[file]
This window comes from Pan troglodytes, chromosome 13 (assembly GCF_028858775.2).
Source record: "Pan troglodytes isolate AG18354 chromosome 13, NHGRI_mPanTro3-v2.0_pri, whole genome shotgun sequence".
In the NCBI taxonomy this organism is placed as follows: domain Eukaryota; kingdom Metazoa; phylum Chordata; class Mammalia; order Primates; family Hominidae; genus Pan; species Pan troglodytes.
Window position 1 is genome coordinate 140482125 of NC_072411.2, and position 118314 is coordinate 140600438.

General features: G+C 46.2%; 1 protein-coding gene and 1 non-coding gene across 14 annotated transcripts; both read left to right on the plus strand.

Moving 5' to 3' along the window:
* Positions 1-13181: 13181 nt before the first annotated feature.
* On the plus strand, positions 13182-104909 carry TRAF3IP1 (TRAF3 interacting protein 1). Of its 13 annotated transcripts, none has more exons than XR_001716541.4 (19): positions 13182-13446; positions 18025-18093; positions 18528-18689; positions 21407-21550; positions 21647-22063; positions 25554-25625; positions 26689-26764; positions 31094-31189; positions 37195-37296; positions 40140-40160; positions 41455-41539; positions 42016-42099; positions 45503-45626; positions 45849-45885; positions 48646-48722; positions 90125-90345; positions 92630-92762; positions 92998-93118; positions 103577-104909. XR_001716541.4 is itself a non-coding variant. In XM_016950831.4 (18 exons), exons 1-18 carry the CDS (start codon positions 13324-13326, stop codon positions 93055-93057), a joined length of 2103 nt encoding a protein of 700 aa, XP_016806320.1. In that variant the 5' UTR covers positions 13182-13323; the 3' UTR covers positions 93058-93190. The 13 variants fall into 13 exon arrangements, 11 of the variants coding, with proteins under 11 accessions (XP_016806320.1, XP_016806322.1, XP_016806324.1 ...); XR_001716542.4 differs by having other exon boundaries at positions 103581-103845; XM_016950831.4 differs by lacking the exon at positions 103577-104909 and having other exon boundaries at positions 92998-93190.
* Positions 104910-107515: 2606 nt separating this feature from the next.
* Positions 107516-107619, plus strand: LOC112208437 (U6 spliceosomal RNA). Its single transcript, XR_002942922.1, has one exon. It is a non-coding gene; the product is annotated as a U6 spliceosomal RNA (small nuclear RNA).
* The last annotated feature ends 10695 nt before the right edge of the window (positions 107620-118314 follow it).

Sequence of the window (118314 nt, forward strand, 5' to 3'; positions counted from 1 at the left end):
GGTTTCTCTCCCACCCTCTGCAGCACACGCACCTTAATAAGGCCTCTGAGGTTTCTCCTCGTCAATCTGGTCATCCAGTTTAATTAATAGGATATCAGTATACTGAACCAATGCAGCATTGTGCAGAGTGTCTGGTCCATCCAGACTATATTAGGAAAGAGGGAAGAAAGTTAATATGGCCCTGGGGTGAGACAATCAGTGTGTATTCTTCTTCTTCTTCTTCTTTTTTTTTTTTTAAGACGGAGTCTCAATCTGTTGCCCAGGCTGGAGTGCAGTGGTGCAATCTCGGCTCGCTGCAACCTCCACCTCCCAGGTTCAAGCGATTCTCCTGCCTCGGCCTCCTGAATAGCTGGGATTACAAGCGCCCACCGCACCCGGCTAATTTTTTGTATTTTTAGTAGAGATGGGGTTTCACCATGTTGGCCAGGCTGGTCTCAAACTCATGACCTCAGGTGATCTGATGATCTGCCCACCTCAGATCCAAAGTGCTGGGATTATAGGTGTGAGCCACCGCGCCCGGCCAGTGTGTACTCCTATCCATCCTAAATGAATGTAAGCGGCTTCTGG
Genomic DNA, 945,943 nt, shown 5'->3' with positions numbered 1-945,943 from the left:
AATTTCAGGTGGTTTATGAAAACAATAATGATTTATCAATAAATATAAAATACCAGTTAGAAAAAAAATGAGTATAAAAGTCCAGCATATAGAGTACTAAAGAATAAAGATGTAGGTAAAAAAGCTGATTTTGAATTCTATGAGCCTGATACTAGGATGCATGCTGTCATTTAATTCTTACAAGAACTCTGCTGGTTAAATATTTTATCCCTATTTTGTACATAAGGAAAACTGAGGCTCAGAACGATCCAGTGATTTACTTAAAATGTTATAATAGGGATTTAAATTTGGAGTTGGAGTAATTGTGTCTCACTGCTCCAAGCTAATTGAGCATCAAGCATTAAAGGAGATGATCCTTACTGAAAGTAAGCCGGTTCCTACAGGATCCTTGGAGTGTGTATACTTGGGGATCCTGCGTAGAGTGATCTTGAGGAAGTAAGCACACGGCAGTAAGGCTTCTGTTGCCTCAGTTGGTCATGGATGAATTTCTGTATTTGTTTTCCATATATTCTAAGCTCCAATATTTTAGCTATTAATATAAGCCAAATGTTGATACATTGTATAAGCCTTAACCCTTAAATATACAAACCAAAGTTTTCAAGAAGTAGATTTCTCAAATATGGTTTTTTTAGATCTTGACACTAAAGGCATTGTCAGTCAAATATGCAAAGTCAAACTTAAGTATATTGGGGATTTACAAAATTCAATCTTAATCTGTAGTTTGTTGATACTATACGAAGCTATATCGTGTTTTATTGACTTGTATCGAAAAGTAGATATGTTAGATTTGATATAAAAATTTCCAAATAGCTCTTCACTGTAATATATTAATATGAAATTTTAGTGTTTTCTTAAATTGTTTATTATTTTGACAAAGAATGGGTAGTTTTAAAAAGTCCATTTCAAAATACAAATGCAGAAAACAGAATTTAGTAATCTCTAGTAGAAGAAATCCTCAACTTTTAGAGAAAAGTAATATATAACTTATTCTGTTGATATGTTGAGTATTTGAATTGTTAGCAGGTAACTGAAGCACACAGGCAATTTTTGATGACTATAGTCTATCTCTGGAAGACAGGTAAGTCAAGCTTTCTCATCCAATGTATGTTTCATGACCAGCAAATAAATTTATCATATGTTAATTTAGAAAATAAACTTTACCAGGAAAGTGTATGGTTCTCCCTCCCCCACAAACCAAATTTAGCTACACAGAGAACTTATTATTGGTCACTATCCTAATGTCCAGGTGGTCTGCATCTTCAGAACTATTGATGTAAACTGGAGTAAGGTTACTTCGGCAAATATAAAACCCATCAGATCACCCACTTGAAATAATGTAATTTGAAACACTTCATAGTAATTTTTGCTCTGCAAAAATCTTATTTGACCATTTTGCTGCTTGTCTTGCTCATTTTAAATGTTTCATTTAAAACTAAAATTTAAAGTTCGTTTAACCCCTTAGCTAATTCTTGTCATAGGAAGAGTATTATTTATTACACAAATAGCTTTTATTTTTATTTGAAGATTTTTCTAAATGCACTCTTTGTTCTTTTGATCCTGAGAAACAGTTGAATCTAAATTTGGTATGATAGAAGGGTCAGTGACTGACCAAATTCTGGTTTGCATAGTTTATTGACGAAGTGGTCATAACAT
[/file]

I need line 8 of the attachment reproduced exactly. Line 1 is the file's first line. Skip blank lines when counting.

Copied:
* On the plus strand, positions 13182-104909 carry TRAF3IP1 (TRAF3 interacting protein 1). Of its 13 annotated transcripts, none has more exons than XR_001716541.4 (19): positions 13182-13446; positions 18025-18093; positions 18528-18689; positions 21407-21550; positions 21647-22063; positions 25554-25625; positions 26689-26764; positions 31094-31189; positions 37195-37296; positions 40140-40160; positions 41455-41539; positions 42016-42099; positions 45503-45626; positions 45849-45885; positions 48646-48722; positions 90125-90345; positions 92630-92762; positions 92998-93118; positions 103577-104909. XR_001716541.4 is itself a non-coding variant. In XM_016950831.4 (18 exons), exons 1-18 carry the CDS (start codon positions 13324-13326, stop codon positions 93055-93057), a joined length of 2103 nt encoding a protein of 700 aa, XP_016806320.1. In that variant the 5' UTR covers positions 13182-13323; the 3' UTR covers positions 93058-93190. The 13 variants fall into 13 exon arrangements, 11 of the variants coding, with proteins under 11 accessions (XP_016806320.1, XP_016806322.1, XP_016806324.1 ...); XR_001716542.4 differs by having other exon boundaries at positions 103581-103845; XM_016950831.4 differs by lacking the exon at positions 103577-104909 and having other exon boundaries at positions 92998-93190.